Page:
The Jindal administration told legislators Thursday that it is mulling over the possibility of buying private health insurance for the state’s 40,000 prison inmates.
“We believe this is certainly an alternative,” state Corrections Secretary Jimmy LeBlanc said after briefing members of the Joint Legislative Committee on the Budget.
Exactly what the cost would be is unclear.
LeBlanc said Alabama pays nearly $3 a day per inmate for a private medical plan.
In a prepared statement, Commissioner of Administration Kristy Nichols said, “We’re looking at a variety of options. We’re in the early stages of reviewing different ideas that save taxpayer dollars and provide the same level of care.”
Public Service Commission Chairman Foster Campbell, who owns an insurance company in Bossier City, said later in the day that a number of questions would have to be answered, including whether elderly and chronically ill inmates would be able to get coverage. “None of it’s that cheap,” Campbell said of buying insurance.
State Sen. Francis Thompson, D-Delhi, said his concern is that insurance companies would exclude inmates with health issues such as diabetes or smoking-related illnesses. “My fear is that it would just be for certain classifications,” Thompson said.
In the Baton Rouge area, state officials are grappling with how to provide health care to prisoners once the LSU Earl K. Long Medical Center closes. Inpatient care for the unincarcerated and medical education programs will move to Our Lady of the Lake Regional Medical Center off Essen Lane, but the hospital did not agree to care for prisoners.
LeBlanc told legislators that purchasing insurance through Blue Cross and Blue Shield of Louisiana would allow inmates to seek treatment at any hospital on the insurance company’s provider list.
Blue Cross and Blue Shield of Louisiana already is slated to begin managing the health plans of thousands of current and retired state workers in January. The company stands to receive $37.8 million a year to serve as administrator of health plans currently handled by state employees at the Office of Group Benefits.
The state Office of Group Benefits provides health and life insurance to about a quarter-million current and retired state employees and their dependents.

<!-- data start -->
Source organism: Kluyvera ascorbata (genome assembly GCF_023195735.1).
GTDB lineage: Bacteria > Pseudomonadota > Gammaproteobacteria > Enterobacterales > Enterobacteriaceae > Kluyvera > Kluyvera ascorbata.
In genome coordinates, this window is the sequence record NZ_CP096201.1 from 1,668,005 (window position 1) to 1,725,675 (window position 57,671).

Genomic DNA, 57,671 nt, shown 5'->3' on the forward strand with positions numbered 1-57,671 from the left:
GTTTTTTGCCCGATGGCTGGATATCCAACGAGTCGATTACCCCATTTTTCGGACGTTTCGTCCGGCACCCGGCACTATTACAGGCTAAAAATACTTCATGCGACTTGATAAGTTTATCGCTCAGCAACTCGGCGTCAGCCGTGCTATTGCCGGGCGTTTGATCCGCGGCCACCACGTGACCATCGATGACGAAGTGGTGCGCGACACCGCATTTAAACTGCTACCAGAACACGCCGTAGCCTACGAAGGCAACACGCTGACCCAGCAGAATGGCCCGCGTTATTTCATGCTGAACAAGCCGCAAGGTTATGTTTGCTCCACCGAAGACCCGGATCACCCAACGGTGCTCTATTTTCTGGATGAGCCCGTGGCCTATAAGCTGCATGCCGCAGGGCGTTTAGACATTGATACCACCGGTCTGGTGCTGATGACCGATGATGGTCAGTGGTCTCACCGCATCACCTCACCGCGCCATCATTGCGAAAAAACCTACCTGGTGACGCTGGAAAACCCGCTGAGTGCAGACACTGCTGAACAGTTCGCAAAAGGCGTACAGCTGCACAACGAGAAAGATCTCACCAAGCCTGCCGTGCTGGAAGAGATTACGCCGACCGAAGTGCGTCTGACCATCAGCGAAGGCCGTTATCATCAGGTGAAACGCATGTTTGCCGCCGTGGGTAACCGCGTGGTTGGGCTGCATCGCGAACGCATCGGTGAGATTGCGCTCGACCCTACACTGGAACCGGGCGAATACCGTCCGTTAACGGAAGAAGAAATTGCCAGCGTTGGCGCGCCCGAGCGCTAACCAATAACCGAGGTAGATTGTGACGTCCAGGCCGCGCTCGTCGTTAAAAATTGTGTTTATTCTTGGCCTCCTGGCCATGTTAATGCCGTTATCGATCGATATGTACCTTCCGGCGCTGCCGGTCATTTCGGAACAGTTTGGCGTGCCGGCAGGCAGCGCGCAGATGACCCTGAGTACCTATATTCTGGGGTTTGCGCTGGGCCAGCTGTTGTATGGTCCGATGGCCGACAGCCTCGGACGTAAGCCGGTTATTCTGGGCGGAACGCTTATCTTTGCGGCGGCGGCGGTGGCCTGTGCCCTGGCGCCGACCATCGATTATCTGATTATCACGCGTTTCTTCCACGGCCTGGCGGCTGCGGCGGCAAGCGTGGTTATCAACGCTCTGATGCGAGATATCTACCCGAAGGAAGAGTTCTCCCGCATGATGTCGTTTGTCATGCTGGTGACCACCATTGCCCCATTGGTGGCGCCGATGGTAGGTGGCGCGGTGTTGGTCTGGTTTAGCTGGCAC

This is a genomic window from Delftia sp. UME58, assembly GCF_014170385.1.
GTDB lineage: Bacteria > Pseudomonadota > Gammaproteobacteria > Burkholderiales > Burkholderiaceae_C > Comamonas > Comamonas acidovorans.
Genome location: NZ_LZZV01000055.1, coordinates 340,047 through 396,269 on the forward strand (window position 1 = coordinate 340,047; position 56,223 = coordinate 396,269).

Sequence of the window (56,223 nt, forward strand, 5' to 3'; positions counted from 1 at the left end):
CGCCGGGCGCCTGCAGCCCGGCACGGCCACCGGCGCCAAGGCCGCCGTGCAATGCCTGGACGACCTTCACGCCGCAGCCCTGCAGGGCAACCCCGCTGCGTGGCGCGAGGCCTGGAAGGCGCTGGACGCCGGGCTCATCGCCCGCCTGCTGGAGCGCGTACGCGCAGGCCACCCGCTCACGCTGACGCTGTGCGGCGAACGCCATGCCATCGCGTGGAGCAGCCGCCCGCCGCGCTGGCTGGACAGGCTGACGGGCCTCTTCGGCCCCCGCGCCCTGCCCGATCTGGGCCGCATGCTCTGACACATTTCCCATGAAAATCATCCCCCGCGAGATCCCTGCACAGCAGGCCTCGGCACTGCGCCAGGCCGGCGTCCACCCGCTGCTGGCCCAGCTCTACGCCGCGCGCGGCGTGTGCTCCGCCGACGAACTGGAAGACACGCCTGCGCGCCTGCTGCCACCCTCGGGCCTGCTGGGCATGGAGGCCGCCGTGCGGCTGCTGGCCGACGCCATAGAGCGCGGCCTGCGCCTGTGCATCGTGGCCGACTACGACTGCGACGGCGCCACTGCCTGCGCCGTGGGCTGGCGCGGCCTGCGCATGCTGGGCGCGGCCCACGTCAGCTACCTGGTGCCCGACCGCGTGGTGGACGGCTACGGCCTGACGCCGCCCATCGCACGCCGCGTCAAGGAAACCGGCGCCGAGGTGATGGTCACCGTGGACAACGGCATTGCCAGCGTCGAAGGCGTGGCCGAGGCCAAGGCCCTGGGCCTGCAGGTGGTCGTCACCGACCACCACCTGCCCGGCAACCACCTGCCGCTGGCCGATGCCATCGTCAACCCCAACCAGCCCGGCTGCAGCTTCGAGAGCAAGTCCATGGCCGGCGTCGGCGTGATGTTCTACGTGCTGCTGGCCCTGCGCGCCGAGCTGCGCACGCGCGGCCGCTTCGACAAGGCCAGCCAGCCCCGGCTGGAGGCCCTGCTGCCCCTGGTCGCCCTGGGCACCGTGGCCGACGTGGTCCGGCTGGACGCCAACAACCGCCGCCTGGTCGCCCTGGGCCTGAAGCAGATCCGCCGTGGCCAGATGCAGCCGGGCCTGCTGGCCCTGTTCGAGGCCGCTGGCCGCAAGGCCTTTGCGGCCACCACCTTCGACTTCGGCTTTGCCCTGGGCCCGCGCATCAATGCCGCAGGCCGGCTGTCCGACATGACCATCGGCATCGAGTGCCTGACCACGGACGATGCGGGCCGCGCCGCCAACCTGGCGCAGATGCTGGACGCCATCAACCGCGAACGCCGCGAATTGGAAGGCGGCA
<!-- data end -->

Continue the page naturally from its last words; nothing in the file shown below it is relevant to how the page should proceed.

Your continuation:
LeBlanc said giving Blue Cross more business volume might lower rates for state employees.
He said he plans to sit down Friday with LSU, the Office of Group Benefits, the state Department of Health and Hospitals and the Division of Administration to continue fleshing out the idea.
“I really believe this is something that could happen,” LeBlanc said.
LSU System President William Jenkins said he did not know details to discuss the issue. Jenkins referred questions to LSU system Executive Vice President Dr. Frank Opelka.
“I have not been party to any specifics surrounding an insurance program for inmates,” Opelka wrote in an email Thursday.
Alabama recently signed a three-year contract for $224.7 million with Corizon to provide health care to 25,000 inmates in that state. The state has a separate contract for mental health services.
LeBlanc said he envisions setting up clinics within the prison walls. Insurance, he said, would help pick up the cost of sending doctors to the clinics. He said a number of details need to be addressed, including nailing down how much inmate care currently costs the LSU public hospital system.
During the budget meeting, state Sen. Dan Claitor, R-Baton Rouge, urged LeBlanc to develop benchmarks that will make it easier for legislators to grade how well prisons are handling taxpayer dollars.
“If we’re going to hold teachers to a standard, Lord, we ought to be able to hold some of these facilities to a standard,” Claitor said.
LeBlanc said state prisons are expensive compared to local prisons because of inmates with mental health or medical issues, high profiles and age-related problems.
He said he measures success by the number of escapes and the level of inmate-on-inmate violence.
Koran Addo of the Capitol News Bureau contributed to this report.
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